Long-term outcomes of cardioneuroablation with and without extra-cardiac vagal stimulation confirmation in severe cardioinhibitory neurocardiogenic syncope

J Cardiovasc Electrophysiol. 2024 Jan 19. doi: 10.1111/jce.16188. Online ahead of print.

Abstract

Background: Cardioneuroablation (CNA) is a novel therapeutic approach for functional bradyarrhythmias, specifically neurocardiogenic syncope or atrial fibrillation, achieved through endocardial radiofrequency catheter ablation of vagal innervation, obviating the need for pacemaker implantation. Originating in the nineties, the first series of CNA procedures was published in 2005. Extra-cardiac vagal stimulation (ECVS) is employed as a direct method for stepwise denervation control during CNA.

Objective: This study aimed to compare the long-term follow-up outcomes of patients with severe cardioinhibitory syncope undergoing CNA with and without denervation confirmation via ECVS.

Method: A cohort of 48 patients, predominantly female (56.3%), suffering from recurrent syncope (5.1 ± 2.5 episodes annually) that remained unresponsive to clinical and pharmacological interventions, underwent CNA, divided into two groups: ECVS and NoECVS, consisting of 34 and 14 cases, respectively. ECVS procedures were conducted with and without atrial pacing.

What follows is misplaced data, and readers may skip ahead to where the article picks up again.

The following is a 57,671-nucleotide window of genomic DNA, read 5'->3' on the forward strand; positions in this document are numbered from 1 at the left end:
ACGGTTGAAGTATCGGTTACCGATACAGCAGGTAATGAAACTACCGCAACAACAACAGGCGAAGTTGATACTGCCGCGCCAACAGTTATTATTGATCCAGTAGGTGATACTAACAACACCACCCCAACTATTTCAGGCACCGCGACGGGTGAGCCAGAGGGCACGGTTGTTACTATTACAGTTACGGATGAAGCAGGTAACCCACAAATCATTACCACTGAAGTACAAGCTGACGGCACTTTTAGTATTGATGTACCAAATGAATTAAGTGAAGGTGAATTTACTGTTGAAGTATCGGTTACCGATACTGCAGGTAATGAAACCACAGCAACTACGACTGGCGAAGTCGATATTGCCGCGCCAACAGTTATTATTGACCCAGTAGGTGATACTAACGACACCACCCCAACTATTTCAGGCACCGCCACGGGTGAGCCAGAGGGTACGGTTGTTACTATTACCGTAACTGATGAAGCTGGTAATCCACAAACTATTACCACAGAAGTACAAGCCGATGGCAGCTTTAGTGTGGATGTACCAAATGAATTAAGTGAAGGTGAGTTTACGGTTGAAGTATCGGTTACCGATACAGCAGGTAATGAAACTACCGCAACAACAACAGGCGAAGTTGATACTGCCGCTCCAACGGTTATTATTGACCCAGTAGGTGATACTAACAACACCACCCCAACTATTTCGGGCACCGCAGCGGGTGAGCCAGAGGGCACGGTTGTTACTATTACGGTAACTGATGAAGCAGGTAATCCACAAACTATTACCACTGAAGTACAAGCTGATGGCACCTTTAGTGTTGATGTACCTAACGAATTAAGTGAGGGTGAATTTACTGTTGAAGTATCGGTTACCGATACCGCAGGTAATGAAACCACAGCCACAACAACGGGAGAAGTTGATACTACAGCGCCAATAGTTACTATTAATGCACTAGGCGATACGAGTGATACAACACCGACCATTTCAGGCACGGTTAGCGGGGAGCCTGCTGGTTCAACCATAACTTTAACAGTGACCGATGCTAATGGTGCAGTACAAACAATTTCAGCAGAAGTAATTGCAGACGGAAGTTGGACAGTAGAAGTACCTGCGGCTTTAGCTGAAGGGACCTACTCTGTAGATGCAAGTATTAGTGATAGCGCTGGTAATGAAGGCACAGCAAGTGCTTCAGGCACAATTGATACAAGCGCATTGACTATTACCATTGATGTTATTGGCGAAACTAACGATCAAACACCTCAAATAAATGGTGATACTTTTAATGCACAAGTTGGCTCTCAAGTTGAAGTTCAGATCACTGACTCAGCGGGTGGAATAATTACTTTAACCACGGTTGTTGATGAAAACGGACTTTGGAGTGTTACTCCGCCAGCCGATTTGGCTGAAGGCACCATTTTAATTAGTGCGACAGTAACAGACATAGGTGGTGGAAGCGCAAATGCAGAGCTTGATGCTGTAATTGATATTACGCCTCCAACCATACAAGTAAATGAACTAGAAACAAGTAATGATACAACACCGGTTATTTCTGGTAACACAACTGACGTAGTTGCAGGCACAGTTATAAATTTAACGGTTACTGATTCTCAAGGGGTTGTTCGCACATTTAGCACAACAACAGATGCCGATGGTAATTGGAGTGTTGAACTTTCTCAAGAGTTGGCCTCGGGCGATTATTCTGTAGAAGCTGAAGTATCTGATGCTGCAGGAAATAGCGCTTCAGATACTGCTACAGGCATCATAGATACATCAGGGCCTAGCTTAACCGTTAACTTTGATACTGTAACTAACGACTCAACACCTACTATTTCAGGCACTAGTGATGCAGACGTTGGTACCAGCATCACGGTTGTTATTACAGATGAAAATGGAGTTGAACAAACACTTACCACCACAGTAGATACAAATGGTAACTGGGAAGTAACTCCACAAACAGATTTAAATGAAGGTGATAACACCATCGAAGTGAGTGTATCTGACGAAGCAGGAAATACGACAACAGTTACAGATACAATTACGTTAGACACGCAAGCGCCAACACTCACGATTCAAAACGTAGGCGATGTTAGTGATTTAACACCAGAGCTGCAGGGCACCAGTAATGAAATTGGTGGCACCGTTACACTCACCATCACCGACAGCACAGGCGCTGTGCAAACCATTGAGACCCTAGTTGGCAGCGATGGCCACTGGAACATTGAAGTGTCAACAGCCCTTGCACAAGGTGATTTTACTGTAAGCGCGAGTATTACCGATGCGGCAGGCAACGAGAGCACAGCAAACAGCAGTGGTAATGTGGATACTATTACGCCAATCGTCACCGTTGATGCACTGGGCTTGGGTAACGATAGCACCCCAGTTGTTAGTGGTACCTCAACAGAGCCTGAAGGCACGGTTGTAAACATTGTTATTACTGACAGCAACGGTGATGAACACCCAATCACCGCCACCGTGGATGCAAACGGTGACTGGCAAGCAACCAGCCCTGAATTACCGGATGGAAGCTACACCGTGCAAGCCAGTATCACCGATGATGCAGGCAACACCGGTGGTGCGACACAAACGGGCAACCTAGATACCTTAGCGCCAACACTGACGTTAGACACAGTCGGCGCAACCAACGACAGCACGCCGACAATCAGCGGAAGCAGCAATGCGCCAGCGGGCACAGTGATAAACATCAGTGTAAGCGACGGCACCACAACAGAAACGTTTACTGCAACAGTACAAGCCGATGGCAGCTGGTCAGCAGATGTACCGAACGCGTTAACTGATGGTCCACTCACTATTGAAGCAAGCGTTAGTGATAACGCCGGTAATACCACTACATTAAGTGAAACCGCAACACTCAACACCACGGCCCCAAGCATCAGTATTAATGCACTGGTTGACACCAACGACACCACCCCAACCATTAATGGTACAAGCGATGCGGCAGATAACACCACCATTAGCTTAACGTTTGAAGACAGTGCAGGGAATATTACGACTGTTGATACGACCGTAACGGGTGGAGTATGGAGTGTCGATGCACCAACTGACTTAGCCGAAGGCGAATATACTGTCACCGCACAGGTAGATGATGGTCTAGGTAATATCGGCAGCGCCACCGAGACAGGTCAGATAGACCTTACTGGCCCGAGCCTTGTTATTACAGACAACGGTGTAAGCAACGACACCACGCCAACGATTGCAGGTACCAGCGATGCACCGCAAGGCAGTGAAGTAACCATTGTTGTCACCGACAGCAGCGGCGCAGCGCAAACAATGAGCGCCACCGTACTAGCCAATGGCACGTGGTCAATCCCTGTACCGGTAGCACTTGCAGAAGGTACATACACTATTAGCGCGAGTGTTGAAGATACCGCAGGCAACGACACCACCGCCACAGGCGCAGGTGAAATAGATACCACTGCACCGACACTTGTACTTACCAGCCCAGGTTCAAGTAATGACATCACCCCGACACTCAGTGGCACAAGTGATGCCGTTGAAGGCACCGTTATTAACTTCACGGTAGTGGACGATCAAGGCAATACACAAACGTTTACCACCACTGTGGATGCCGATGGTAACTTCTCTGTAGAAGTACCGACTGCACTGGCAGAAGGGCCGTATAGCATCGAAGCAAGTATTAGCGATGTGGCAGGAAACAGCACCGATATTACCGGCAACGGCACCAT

Results: Demographic characteristics, left atrial size, and ejection fraction displayed no statistically significant differences between the groups. Follow-up duration was comparable, with 29.1 ± 15 months for the ECVS group and 31.9 ± 20 months for the NoECVS group (p = .24). Notably, syncope recurrence was significantly lower in the ECVS group (two cases vs. four cases, Log Rank p = .04). Moreover, the Hazard ratio revealed a fivefold higher risk of syncope recurrence in the NoECVS group.

Conclusion: This study demonstrates that concluding CNA with denervation confirmation via ECVS yields a higher success rate and a substantially reduced risk of syncope recurrence compared to procedures without ECVS confirmation.

Keywords: ablation; atrial fibrillation; autonomic nervous system; cardioneuroablation; pacemaker; syncope.